The US Supreme Court will hear the case on April 25, 2012. Working on the congressional brief were litigation partner Michael de Leeuw; litigation special counsel Jennifer Colyer; litigation associates Brian Fischkin, David Gartenberg, Maribel Hernández Rivera, Veronica Joice and Karen Soares; and litigation paralegal Filipina Balahadia.
Working on the ABA brief were litigation partner Douglas Baruch; litigation special counsel Karen Grisez; securities enforcement associate Natalie Shioji and paralegal Coleman Hinnant.
Alabama immigration law amici curiae
In November 2011, the Firm represented 39 Congressional Representatives as amici curiae to the Court of Appeals for the Eleventh Circuit in two cases challenging H.B. 56, the Alabama law regulating immigration. Among other things, H.B. 56 makes it a state crime to be an immigrant out of lawful status in Alabama, makes it unlawful for an out-of-status immigrant to contract with other private parties, and requires public schools to check the immigration status of students and their parents. Failure to enforce the law carries criminal penalties for Alabama officials. The Alabama agricultural industry estimates that the law has cost the state over US$40m so far in lost crops, because agricultural workers have fled the state in droves. These two facial challenges (United States of America v. Alabama, and Hispanic Interest Coalition of Alabama v. Governor of Alabama) contend that various provisions of the law are preempted by federal law and otherwise violate various provisions of the federal Constitution.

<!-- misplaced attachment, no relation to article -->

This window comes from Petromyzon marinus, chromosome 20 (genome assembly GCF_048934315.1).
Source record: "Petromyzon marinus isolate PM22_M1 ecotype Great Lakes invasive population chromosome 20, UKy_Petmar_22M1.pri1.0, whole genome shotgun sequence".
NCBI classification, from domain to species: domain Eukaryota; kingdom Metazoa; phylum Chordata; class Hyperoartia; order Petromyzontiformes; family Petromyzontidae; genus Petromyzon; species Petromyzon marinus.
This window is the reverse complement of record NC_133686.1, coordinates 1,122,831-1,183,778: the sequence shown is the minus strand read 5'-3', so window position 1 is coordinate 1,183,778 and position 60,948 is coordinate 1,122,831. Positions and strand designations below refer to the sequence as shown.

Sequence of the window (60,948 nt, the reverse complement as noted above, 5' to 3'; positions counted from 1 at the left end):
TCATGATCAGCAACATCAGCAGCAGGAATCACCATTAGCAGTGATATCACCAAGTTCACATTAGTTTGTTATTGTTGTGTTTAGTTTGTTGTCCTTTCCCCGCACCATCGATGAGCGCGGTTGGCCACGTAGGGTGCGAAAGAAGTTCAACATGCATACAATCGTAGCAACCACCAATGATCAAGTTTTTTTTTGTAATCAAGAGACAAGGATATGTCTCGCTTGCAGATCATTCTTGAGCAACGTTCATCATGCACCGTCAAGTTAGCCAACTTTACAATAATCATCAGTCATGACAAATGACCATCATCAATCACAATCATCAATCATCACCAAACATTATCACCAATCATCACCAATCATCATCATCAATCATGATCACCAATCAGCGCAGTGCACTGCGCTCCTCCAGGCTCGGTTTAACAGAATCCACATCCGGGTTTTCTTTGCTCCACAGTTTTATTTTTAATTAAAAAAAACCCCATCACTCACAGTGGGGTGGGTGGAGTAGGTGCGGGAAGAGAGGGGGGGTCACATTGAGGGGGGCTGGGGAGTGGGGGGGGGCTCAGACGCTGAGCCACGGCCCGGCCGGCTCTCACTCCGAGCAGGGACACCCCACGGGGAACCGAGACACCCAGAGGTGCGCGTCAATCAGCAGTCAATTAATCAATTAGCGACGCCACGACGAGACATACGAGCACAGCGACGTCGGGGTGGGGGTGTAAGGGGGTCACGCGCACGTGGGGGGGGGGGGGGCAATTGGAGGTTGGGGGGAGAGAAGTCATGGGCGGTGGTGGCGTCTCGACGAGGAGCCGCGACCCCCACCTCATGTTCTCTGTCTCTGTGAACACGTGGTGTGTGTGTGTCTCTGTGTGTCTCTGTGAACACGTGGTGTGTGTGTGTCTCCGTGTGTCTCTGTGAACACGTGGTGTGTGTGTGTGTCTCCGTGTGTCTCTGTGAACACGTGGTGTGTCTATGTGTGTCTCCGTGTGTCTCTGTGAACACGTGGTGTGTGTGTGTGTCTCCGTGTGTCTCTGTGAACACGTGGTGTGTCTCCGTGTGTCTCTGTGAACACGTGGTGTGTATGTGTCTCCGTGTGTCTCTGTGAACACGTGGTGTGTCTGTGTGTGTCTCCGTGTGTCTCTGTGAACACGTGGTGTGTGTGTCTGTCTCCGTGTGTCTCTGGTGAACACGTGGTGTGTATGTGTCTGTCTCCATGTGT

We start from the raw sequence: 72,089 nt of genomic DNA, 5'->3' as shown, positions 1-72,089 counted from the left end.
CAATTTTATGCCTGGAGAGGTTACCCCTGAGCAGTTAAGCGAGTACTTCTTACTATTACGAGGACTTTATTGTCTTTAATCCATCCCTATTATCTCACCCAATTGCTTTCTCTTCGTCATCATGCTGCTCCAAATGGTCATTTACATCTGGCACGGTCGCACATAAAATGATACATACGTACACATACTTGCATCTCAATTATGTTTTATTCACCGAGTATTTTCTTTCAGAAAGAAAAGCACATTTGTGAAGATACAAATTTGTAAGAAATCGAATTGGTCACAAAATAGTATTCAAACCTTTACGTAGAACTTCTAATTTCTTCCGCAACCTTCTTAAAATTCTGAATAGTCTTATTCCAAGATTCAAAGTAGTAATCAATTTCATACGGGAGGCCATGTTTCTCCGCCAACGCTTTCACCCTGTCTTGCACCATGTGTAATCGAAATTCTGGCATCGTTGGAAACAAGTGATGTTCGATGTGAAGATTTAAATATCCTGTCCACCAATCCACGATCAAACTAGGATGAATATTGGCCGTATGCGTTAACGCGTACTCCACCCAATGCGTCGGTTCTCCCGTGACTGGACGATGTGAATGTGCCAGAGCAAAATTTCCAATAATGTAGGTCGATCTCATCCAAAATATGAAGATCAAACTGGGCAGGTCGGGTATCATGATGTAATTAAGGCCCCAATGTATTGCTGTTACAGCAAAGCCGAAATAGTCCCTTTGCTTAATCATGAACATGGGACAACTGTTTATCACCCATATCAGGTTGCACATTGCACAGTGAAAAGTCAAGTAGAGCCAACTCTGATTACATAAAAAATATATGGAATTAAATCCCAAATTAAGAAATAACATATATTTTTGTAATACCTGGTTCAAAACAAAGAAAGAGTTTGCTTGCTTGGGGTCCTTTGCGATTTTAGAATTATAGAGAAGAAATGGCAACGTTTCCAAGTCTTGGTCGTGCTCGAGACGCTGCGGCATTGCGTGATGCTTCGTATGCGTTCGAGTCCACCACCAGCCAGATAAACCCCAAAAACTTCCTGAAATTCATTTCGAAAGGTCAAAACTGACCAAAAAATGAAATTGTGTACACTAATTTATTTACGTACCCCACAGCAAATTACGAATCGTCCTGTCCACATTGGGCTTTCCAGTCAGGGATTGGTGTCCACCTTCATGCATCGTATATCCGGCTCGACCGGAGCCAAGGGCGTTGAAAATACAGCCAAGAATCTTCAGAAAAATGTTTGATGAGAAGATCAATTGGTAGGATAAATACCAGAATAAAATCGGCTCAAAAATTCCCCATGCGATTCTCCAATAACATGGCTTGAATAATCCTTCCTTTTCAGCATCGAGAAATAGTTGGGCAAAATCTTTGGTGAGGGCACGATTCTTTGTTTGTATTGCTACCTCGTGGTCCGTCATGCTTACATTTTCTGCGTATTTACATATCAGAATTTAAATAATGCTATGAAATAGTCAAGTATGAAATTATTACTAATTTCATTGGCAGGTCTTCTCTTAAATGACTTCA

After a week and a half of intense effort, Fried Frank won a grant of asylum for our client, a 23-year-old Ethiopian man who had been arrested, imprisoned and tortured when he was only 17 years old due to his involvement in campaign activities on behalf of the Coalition for Unity and Democracy in the run-up to the 2005 elections. He had fled Ethiopia in 2005, tried unsuccessfully to settle in South Africa and in 2010 embarked on a very circuitous route to the US. He presented himself at the port of entry in Texas and asked for asylum. After nearly five months in detention waiting for his hearing, the client was granted asylum and was released from immigration detention on Friday, July 15. Fried Frank accepted the case through its summer associate partnership with ProBAR, the Pro Bono Asylum Representation Project, in Harlingen, Texas.
On June 28, 2011, the Firm won a final grant of asylum for Ms. S, a gay woman from Germany. Ms. S arrived in the United States in 1998 after fleeing homophobic persecution in southern Germany, where police put her name on a "pink list," used to track gays and lesbians, and repeatedly searched her apartment and detained her without charges due to her sexual orientation. Ms. S suffered from deep depression and post-traumatic stress from her persecution at the hands of the police, and after she arrived in the US she lived a marginal life in hiding for over a decade.